Planet Earth’s reputation very much precedes itself - the voice of David Attenborough is instantly recognisable amongst even the most casual of documentary fans. For many of those reading this article, Planet Earth may have been the first nature documentary to truly immerse them, as it was certainly one of mine. But what makes Planet Earth so memorable, and does it endure scrutiny even after 12 years?
Rather than the whole series, I’m going to be putting the most popular episode, ‘From Pole to Pole’, under a microscope. As openings go, this is short and sweet, and its simplicity definitely kept me watching, as I was promised vast landscapes and wildlife and I wanted to see more.
As promised, we are first bounced between the most extreme points on earth, between the Antarctic and the high Arctic. As many viewers were, I was hooked by Attenborough’s clear passion for this series, as it seems he marvels at each creature the series covers. The mother polar bear and her cubs we are shown tenderly introduce us to a world of the most extreme conditions, as we feel as vulnerable as these cubs as they struggle their way across the tundra in search of food.
I was then enchanted in an altogether different fashion soon after, greeted by an endless herd of caribou. The sense of scale I then realised this series brought reasserted itself. We see both enormous herds such as these caribou, and their predators, as we are kept in suspense in a chase between a young caribou and a wolf. It seems Attenborough himself does not know the outcome. It is here that another aspect of the series shines, its refusal to sugar-coat nature. It is not afraid to keep the camera on this young caribou as it is hunted and caught by the wolf, undoubtedly to its death as we see the wolf’s jaws close around it.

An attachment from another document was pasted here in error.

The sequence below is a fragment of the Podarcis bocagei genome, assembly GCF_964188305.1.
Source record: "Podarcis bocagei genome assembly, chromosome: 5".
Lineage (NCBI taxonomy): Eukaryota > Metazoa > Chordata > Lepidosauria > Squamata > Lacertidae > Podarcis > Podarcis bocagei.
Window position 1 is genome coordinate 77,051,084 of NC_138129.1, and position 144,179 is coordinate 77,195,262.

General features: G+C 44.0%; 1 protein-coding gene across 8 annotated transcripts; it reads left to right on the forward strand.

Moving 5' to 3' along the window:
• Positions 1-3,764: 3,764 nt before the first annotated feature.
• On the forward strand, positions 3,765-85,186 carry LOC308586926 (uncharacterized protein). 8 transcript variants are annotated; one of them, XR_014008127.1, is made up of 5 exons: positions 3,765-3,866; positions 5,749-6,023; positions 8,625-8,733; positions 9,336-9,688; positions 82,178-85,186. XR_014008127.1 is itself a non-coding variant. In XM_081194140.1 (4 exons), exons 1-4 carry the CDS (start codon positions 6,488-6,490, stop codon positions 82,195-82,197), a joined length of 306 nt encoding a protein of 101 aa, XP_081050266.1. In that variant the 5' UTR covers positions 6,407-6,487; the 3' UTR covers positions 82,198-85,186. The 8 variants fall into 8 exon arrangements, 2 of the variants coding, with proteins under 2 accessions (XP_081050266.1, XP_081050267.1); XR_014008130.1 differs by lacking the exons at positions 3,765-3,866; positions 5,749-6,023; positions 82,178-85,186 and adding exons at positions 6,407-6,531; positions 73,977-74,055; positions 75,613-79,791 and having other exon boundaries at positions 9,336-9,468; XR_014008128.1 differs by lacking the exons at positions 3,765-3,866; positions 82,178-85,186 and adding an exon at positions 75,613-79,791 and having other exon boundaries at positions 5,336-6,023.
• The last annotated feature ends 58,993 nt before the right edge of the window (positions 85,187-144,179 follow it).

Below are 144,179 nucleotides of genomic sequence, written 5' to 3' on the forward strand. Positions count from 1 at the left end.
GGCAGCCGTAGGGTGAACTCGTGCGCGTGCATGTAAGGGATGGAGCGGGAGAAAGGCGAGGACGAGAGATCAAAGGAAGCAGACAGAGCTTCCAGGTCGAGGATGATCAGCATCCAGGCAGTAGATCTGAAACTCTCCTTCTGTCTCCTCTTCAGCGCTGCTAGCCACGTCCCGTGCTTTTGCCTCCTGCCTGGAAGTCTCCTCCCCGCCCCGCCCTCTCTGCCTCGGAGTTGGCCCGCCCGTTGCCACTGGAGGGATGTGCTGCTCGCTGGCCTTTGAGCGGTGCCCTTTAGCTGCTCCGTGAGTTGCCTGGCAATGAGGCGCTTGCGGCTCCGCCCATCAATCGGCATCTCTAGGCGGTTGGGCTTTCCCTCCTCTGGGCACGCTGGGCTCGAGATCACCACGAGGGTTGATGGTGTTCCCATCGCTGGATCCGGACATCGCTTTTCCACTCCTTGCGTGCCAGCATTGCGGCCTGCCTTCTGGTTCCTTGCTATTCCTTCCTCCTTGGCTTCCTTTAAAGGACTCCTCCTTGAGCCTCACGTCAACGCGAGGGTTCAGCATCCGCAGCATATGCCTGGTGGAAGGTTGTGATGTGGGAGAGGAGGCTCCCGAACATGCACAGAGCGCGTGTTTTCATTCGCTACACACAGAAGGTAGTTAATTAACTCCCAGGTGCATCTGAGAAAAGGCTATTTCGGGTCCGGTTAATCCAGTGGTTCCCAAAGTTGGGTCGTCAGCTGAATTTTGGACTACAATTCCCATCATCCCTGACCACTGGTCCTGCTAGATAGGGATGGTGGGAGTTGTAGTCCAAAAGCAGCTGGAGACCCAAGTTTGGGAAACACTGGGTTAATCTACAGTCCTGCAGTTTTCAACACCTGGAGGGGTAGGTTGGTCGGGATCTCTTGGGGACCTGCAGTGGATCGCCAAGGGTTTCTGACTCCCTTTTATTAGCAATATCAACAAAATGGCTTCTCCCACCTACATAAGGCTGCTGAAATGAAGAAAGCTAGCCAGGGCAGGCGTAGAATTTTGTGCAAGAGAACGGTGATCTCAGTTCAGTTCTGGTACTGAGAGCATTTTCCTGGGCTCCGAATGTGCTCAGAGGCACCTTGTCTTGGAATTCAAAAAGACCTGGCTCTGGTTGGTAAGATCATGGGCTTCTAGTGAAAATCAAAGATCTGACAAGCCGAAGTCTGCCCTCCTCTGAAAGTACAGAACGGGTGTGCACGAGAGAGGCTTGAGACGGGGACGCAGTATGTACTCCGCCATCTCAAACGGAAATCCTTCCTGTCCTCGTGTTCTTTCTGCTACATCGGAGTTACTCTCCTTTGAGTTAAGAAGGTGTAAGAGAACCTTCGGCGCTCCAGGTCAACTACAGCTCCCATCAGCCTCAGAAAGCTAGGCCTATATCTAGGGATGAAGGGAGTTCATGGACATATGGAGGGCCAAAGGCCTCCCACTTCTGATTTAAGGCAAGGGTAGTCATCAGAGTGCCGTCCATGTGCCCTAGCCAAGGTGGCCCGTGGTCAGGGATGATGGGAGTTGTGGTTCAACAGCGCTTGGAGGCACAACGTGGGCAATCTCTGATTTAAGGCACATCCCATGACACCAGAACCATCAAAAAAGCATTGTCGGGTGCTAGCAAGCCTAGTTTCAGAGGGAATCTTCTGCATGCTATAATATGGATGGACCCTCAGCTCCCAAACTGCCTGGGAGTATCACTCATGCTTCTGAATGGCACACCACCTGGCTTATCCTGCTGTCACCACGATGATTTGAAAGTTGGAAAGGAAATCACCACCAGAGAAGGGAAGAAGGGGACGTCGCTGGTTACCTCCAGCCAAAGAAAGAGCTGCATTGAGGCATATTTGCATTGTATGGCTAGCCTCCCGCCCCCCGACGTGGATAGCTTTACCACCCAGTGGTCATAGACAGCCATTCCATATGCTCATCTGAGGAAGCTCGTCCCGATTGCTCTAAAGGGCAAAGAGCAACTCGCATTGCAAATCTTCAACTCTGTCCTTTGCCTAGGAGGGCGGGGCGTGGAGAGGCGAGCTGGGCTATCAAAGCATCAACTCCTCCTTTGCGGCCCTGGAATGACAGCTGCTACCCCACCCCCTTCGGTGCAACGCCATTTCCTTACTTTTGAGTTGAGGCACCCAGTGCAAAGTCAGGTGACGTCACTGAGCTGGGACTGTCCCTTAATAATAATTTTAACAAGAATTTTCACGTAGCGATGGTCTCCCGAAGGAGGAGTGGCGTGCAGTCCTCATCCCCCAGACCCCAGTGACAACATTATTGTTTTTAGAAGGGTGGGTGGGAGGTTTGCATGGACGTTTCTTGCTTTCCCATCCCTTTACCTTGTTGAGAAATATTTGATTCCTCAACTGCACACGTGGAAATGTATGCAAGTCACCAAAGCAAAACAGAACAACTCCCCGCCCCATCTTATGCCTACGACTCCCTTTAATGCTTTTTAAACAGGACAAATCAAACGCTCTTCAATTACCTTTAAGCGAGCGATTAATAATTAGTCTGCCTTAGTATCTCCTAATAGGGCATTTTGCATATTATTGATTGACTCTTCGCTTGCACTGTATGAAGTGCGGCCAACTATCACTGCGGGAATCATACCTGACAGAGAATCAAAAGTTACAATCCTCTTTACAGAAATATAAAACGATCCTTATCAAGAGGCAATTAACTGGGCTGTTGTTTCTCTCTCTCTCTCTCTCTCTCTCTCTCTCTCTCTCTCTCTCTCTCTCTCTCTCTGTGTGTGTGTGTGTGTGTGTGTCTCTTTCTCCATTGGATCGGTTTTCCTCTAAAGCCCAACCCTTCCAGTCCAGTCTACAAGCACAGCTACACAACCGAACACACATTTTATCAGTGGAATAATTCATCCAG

Much of the remaining runtime of the episode is dedicated to tracing the path of water around the world, rising from the sea, all the way to the Himalayas, descending to African plains where we see herds travelling from across the country to drink. Again, both the scale and brutality of nature is encompassed here, as the viewer is now shown the exploits of African hunting dogs, strategically hunting impala, with bird’s eye angles that reinforce the sense of urgency and closeness of the chase. I was particularly impressed by the construction of a kind of story, despite the chaotic nature of filming wildlife, as I was somehow invested in the wanderings of a herd of elephants, in search of water. It is truly impressive and an entirely unfamiliar kind of filmmaking to me.
Creatively written and masterfully shot, Planet Earth clearly holds up today, even against modern documentaries. Finally, there is a timelessness that Attenborough brings to the series that draws in the viewer every time.